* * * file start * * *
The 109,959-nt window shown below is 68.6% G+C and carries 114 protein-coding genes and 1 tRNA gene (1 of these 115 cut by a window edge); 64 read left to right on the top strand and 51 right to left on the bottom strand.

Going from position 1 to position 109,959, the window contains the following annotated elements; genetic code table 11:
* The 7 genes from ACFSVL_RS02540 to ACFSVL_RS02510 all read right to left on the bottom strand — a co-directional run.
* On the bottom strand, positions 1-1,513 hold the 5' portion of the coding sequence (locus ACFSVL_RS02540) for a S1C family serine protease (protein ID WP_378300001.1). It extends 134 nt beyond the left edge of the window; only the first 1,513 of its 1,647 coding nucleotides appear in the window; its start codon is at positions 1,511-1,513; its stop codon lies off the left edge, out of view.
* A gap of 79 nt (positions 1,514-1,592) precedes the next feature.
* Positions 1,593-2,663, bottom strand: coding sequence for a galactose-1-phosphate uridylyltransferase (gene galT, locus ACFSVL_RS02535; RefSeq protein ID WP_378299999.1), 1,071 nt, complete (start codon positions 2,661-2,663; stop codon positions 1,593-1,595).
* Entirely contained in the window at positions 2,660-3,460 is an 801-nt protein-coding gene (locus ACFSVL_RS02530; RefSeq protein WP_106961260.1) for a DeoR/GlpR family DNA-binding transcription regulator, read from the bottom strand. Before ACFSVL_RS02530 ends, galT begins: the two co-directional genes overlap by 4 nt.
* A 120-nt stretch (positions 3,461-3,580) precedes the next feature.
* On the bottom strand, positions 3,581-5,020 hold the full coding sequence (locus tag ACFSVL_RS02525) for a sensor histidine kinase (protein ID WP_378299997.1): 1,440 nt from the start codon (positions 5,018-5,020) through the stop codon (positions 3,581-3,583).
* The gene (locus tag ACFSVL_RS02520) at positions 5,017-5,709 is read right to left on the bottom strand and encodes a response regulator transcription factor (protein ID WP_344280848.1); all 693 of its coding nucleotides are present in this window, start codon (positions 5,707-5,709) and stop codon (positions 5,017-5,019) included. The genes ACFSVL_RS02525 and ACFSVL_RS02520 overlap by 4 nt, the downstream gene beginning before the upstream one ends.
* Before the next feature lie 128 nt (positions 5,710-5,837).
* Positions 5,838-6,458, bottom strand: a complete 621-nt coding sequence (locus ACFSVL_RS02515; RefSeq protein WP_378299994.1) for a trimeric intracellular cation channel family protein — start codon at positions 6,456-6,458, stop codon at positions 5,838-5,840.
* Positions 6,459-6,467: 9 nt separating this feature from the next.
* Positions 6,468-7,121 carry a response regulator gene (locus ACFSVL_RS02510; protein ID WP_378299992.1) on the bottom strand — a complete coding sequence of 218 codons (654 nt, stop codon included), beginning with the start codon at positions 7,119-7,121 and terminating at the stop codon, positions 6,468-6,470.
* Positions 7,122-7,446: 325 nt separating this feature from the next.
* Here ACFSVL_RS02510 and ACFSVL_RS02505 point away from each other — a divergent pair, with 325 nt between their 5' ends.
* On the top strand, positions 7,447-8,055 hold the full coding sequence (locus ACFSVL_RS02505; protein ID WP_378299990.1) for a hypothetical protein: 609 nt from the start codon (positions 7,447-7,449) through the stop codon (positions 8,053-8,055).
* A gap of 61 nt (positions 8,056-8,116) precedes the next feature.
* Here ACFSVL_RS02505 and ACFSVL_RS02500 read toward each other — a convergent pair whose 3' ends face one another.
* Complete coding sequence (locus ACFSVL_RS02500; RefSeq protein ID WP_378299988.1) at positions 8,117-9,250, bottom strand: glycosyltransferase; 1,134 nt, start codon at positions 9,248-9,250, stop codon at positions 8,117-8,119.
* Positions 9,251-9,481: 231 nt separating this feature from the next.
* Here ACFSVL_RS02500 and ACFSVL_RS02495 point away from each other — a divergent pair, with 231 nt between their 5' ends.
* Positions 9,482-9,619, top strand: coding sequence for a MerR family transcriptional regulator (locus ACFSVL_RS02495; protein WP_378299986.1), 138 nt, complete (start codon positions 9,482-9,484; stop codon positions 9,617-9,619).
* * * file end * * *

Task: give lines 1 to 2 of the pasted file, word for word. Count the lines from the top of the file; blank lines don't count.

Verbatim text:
The 109,959-nt window shown below is 68.6% G+C and carries 114 protein-coding genes and 1 tRNA gene (1 of these 115 cut by a window edge); 64 read left to right on the top strand and 51 right to left on the bottom strand.

Going from position 1 to position 109,959, the window contains the following annotated elements; genetic code table 11: